How to Make Monsters

Every four years our country undergoes a vigorous and expansive campaign to tear down two politicians: The Republican and Democratic Nominees. And every year, after the liberal and conservative earth is scorched by tongue lashings, manipulated histories and de-contextualized images and videos, we find ourselves with a candidate very much unlike his publicized caricature. (I would say his/her, but until now we have only had male presidents, whereas over a dozen other countries around the world already have had female leaders).

As McCain took the lead in the Republican race, the liberal rhetoric about him changed dramatically. The soft and often complimentary language used to describe the 71 year-old Senator from Arizona disappeared and was replaced by harsh and fast comparisons between John McCain and the current political pariah, President Bush. Since becoming the presumptive Republican nominee, liberal pundits have taken to converting McCain into a neo-Bush, a “Bush the II,” or other unappealing epithets with the knowledge that this would hurt his popular support. Take for instance Air America’s Ed Schultz, who just recently called John McCain a “warmonger’ in a North Dakota speech to Obama supporters. His view was not shared by Barack Obama, and his campaign was quick to distance itself from Schultz’s comments.

“John McCain is not a warmonger and should not be described as such,” Obama spokeswoman Jen Psaki said Saturday. She added, “He’s a supporter of a war that Senator Obama believes should have never been authorized and never been waged.”

Obama’s attempt to distance himself from Schultz’s comments does not erase the message, nor will it stem the growing trend for liberal talk show hosts, pundits, and writers to depict McCain as an unsavory, war-hungry, and vicious conservative who will eat our country’s poor and disadvantaged for breakfast. This need to polarize McCain is beginning to take root in many liberals’ rhetoric, as is the the need to polarize Obama in many conservatives’ rhetoric. Becoming the unspoken, yet statistical Democratic nominee, conservatives characterize Barack Obama as well in unhealthy and derogatory ways. Not too long ago conservative talk show host Bill Cunningham attempted to subtlety promote Obama’s association with Islam to McCain supporters. Similar to the Obama’s rejection, McCain rejected the Cunningham’s rhetoric.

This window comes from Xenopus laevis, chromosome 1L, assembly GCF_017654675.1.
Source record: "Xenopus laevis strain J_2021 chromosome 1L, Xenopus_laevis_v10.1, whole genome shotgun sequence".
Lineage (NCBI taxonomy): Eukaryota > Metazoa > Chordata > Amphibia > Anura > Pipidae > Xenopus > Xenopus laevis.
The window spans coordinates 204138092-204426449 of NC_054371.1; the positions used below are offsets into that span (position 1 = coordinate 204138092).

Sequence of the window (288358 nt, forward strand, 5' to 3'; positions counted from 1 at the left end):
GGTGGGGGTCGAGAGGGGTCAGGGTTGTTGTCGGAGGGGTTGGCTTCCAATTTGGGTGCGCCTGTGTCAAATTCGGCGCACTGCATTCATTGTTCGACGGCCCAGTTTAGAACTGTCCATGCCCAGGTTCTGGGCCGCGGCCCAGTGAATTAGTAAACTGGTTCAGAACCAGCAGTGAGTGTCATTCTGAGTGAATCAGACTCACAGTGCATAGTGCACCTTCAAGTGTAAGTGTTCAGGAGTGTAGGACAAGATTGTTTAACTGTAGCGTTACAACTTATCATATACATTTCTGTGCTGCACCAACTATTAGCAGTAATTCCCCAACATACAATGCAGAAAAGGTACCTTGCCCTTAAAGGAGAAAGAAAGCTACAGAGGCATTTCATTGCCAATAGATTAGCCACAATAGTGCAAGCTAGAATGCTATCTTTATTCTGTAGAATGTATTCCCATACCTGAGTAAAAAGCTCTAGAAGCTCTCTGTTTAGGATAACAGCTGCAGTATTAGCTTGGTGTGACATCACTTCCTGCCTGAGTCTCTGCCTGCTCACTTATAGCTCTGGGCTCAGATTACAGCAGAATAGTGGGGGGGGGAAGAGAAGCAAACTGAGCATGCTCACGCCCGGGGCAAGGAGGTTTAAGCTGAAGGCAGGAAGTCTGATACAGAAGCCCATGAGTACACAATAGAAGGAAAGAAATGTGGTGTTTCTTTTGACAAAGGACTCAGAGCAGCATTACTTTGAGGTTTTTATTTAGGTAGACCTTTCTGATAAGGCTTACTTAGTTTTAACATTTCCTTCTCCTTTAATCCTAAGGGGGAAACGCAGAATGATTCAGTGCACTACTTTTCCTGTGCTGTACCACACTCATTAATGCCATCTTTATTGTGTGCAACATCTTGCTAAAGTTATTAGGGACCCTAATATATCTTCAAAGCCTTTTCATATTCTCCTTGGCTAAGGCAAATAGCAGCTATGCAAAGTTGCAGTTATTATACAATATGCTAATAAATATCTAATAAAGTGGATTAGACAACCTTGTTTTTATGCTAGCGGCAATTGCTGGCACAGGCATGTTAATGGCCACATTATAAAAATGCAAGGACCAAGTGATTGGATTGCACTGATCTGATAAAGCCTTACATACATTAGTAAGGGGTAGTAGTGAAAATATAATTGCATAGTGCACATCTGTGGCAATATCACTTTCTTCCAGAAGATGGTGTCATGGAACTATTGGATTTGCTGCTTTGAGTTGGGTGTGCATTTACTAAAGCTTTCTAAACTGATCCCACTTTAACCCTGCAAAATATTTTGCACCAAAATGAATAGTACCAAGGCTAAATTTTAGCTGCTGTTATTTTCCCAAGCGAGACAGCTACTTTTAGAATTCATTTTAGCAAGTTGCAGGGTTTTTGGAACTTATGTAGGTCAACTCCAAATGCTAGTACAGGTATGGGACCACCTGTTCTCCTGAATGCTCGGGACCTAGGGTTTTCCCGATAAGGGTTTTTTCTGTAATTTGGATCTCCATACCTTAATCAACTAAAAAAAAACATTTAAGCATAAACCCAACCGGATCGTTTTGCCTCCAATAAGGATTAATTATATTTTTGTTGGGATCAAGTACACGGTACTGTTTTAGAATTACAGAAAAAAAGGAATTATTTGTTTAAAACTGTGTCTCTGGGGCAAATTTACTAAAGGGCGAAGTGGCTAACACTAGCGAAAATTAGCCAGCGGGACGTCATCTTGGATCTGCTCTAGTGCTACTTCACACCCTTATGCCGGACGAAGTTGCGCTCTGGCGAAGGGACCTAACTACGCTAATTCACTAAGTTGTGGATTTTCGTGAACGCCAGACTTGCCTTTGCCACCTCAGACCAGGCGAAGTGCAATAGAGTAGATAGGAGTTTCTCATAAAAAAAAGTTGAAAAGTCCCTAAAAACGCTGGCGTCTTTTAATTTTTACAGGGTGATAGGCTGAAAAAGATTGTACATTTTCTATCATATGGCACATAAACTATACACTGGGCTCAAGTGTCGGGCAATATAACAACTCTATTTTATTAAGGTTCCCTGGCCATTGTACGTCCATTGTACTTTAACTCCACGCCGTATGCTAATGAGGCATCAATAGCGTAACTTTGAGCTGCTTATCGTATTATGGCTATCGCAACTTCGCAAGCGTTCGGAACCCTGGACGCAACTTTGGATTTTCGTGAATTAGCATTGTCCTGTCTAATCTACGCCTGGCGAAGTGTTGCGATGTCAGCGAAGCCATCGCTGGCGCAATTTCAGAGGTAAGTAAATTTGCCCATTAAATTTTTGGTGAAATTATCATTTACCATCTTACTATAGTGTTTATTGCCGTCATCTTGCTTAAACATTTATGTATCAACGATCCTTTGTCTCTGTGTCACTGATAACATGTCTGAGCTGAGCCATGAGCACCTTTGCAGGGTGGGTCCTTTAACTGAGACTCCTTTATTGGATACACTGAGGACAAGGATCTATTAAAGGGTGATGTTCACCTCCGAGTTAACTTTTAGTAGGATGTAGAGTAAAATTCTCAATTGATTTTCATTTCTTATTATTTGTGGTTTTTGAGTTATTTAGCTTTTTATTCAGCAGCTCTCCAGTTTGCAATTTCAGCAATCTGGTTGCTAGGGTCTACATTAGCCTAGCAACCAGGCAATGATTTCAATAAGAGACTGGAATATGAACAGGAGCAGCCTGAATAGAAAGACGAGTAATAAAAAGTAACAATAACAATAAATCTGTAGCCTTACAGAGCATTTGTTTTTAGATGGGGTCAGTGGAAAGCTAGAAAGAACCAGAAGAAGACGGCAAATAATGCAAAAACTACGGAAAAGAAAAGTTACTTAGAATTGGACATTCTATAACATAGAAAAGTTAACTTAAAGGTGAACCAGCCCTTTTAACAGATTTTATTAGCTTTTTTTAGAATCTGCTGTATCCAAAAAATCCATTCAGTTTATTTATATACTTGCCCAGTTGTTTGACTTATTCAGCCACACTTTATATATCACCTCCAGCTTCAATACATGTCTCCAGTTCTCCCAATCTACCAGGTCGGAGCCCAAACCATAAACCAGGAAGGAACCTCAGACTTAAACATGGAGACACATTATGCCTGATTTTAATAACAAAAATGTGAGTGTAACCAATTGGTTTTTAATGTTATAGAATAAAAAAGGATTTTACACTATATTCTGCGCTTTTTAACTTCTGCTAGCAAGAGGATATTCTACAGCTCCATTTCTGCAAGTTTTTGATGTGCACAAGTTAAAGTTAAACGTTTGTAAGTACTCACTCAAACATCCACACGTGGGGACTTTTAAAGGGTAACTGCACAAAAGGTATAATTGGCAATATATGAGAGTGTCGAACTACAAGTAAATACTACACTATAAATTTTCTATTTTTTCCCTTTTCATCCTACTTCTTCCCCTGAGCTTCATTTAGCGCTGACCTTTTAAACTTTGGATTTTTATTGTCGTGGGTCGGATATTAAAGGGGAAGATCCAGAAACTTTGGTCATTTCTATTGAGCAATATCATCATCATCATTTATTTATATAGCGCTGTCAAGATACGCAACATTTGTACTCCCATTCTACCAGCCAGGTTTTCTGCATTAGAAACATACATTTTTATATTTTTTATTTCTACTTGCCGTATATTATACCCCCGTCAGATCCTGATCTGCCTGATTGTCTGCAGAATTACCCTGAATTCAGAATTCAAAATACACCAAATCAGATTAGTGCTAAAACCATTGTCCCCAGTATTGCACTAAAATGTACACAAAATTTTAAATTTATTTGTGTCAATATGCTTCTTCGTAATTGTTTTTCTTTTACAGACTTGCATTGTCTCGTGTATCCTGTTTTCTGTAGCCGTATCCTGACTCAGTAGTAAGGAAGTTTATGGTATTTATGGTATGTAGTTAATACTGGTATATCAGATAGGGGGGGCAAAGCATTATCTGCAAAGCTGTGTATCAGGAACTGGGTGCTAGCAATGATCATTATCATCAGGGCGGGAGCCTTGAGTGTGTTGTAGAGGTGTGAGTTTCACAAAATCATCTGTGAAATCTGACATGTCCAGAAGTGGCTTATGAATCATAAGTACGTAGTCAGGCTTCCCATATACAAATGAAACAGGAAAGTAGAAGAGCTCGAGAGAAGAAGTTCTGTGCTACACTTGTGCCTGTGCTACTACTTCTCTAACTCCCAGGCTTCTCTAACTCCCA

Even though Obama and McCain do not share their Parties’ tendency and gory appetite for character destruction, the tradition to polarize the two candidates will continue. In a recent interview with CNN, Schultz defended his position, stating that the difference between him and Cunningham was that Cunningham’s language was personal whereas his was about policy. What Schultz fails to note is that his language, like Cunningham’s is incendiary. A talk show host like Cunningham or Schultz can spend their time building their case without raising the rhetoric. As already discussed in our commentary section, the case to make for Obama being a Muslim is slim to none (slim if you follow with John’s commentary, none if you follow Michael Jerryson’s commentary).

Here is the CNN interview with Ed Schultz on April 7, 2008:

Schultz’s points on McCain’s position with Iraq, Iran, and Russia do merit investigation, but hardly substantiate the title of ‘warmonger,’ especially for a candidate who has critiqued the current administration for the candor and methods of war, and his strong rejection of torture. Warmonger in its most general of all contexts means “a person who advocates, endorses, or tries to precipitate war.” ( While McCain is endorsing the Iraq war, Clinton and Obama have endorsed the wars as well, such as in Afghanistan (thereby fitting the description as well). I can continue down this road, but the point I am trying to make is that one could just as easily defend Cunningham for simply uttering Obama’s full name as defend Schultz for labeling McCain a warmonger. But how does this elevate our discussion about the presidential candidates and their qualifications?

Rush Limbaugh had praised Barack Obama in previous months, defending him against the Clintons and calling him the new John F. Kennedy, a once-in-a-lifetime figure. He is now backpedaling fast. There are many worthy pundits who have depicted McCain as the ‘conservative’ among conservatives (take Paul Krugman’s “McCain is Not a Moderate” for example), and Obama as the ‘liberal’ among liberals (like the National Journal’s ranking). But in the end, these are two three-dimensional candidates with personal values and views. We can either reject the traditional media’s spin and look on them and their policies critically, or embrace these polarizing discourses and read one-sided commentaries. I would suspect those who want a united country would prefer the former. Time will tell.